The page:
RF interference can be described as the effect of unwanted RF energy in the system under consideration manifested by degraded performance, loss of data, equipment damage, etc.
RF interference is narrowband interference affecting the electronic system, which can be considered a subsystem of EMI.
Analog circuits usually face intermodulation and demodulation effects due to RF interference.
Radiated susceptibility of amplitude modulated (AM) receivers interferes with radio reception and has always been a problem in radio communications. AM receivers are more susceptible to radio frequency interference (RFI) than frequency modulated (FM) receivers. Usually, RF interference in radio receivers is caused by transmitters that propagate signals on the same frequency or same frequency band. Cordless phones, oscillating amplifiers, and baby monitors are examples of sources that produce radio interference to AM receivers. The overloading of AM radio receivers by nearby transmitters can also create RF interference issues in radio broadcasting. Other systems that deal with electromagnetic signals are also susceptible to RF interference.
Radio Frequency Interference
The frequency range from 3 kHz up to 300 GHz is known as the radio frequency spectrum. It is a limited resource, and numerous electronic and wireless systems utilize this spectrum for various applications and services. With the proliferation of systems using radio spectrum, the stability and performance of electronic devices utilizing this spectrum are deteriorating.
The effects of undesired electromagnetic energy on electronic systems is called interference. Interference is generally categorized as electromagnetic interference (EMI) and radio frequency interference (RFI). RF interference can be described as the effect of unwanted RF energy in the system under consideration manifested by degraded performance, loss of data, equipment damage, etc.
RF interference is narrowband interference affecting the electronic system, which can be considered a subsystem of EMI. In electronic systems affected by RF interference, the RF source and receiver are physically separated, yet unwanted electromagnetic signals producing interference affect the proper functioning of the device. Electromagnetic noises get inductively coupled between the source and receiver and are called radiated emissions.
Typically, the electromagnetic coupling mechanism that produces RFI is induction. Any one component of the electronic circuit can operate as the antenna for emitting or absorbing RFI. The length of the component acting as the antenna should be at least equal to 1/20 th of the signal wavelength. With regard to the component length-wavelength relationship, high-frequency signal systems are more likely to radiate RFI than low-frequency signal systems. Cables, tall components, and apertures in the enclosures are examples of RFI antennas emitting RF noises.
Types of RF Noises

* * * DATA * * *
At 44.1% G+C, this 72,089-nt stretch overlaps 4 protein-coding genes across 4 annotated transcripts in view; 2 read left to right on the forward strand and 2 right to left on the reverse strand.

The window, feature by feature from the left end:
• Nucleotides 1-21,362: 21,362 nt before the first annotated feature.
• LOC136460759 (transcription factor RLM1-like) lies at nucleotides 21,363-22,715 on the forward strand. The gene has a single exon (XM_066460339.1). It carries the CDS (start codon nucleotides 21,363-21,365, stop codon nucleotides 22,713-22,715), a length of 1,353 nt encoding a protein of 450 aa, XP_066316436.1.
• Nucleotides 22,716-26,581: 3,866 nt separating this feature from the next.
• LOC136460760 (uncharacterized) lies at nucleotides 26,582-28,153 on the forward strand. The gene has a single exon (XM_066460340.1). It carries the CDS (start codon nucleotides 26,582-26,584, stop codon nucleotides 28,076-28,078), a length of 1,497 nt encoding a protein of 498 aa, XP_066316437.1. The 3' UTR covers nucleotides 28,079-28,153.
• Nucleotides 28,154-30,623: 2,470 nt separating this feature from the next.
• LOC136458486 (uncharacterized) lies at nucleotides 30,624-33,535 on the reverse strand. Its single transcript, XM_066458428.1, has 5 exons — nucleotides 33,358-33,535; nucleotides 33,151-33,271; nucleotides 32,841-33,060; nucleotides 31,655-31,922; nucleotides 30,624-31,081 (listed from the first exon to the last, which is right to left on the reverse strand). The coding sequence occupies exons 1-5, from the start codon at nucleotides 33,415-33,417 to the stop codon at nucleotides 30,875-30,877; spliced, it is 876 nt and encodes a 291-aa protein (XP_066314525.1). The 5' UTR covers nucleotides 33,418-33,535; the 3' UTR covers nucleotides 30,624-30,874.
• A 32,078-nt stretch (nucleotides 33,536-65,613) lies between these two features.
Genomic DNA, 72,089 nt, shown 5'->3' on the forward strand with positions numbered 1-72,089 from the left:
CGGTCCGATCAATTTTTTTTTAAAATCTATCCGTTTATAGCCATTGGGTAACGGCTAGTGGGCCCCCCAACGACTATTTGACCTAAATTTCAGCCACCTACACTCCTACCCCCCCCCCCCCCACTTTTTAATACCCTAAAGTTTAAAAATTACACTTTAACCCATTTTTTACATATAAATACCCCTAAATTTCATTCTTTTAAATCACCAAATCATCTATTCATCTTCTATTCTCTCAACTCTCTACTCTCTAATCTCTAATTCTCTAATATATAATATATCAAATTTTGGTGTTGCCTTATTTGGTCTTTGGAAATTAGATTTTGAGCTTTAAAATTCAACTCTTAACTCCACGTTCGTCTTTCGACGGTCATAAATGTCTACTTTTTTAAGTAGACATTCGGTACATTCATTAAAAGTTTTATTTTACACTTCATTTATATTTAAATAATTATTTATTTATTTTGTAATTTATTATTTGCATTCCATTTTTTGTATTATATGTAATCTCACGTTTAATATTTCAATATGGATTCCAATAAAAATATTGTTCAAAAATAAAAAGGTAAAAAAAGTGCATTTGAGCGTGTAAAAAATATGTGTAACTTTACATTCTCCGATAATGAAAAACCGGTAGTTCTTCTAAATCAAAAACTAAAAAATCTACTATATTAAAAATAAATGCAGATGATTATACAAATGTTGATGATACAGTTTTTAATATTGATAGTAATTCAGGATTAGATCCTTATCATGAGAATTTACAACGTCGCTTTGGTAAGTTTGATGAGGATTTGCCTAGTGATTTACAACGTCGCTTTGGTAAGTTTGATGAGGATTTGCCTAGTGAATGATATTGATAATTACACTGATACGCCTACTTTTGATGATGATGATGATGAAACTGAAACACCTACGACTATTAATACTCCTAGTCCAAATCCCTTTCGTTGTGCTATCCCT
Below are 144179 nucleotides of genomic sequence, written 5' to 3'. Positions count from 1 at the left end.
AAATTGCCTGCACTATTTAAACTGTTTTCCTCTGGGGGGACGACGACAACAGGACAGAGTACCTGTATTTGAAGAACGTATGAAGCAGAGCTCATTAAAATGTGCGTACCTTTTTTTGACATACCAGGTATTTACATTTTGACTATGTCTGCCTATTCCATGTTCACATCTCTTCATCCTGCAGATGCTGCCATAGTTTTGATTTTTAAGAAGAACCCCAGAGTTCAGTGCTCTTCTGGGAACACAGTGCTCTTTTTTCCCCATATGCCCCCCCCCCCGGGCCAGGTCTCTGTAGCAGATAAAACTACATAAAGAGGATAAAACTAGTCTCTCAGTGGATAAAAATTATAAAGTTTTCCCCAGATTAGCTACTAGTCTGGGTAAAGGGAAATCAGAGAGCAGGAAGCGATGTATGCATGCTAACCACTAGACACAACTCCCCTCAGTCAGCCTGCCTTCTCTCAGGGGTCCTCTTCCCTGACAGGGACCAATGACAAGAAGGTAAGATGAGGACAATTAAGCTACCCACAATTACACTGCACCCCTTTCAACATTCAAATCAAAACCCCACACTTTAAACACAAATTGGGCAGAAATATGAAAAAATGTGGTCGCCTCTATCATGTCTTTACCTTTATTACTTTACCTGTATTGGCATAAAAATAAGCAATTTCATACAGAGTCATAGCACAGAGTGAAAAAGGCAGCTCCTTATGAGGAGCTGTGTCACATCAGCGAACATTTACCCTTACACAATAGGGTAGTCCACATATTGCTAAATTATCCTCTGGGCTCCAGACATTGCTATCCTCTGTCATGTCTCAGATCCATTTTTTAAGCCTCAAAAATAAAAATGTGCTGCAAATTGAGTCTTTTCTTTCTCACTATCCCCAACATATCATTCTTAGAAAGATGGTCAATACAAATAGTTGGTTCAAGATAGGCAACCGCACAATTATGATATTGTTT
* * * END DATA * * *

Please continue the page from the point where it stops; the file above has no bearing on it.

RF noises can be:
- Unintentional RF noises - These are radiated or leaked RF energy from the device that intentionally generates RF energy to use within the device. One example is RF energy emitted outside by a clock (timer) in a tablet computer.
- Intentional RF noises - Intentional RF noises are generated and emitted by devices designed for the same. One example is an unlicensed wireless baby monitor.
- Natural RF noises - Natural RF noises are either atmospheric (static) noises or cosmic noises. An example is lightning and noises produced by celestial bodies.
- Man-made RF noises - Man-made RF noises are produced by man-made systems such as power electronic systems, LEDs, computer clocks, etc. Such RF emissions are unintentional or incidental.
- Aggregate man-made RF noises - The host of intentional radiators such as harmonics, out-of-band emissions, and spurious signals from licensed and unlicensed devices forms aggregate man-made RF noises.
- Internal RF noises - RF receivers generate internal noises, and such RF interference is called internal RF noise. One example is thermal noise.
Effects of RF Interference
The effects of RF interference can be summarized as:
Interfering radio reception - RF interference hampers radio broadcasting. RF interference generated by mobile phones, portable electronics, consumer appliances, etc. is capable of interfering with the radio receivers employed for communication and navigation purposes.
Dysfunctional electronic systems - RF interference can disturb the normal operation of electronic systems.
Intermodulation and demodulation - Analog circuits usually face intermodulation and demodulation effects due to RF interference. In the case of multiple frequency RF interference, non-linearities in the circuit generate sum and difference frequencies of the fundamental components, and the harmonics, called intermodulation products, may fall within the passband of the circuit. The RF noises generated can be demodulated by active components in the circuit to produce signals within the passband of the circuit.
Data corruption - In digital circuits, RF noises can cause timing jitters and, subsequently, data corruption.
Damage of devices - The high-intensity RF noises in the vicinity of sensitive devices can produce sufficient energy that can cause permanent damage to system components and ultimately the entire system.
RF interference can disturb the functioning of sensitive devices, especially radio transmitters, radars, communication, and navigation systems. Cadence software can assist you in planning RF interference mitigation suitable for the circuit or device of interest.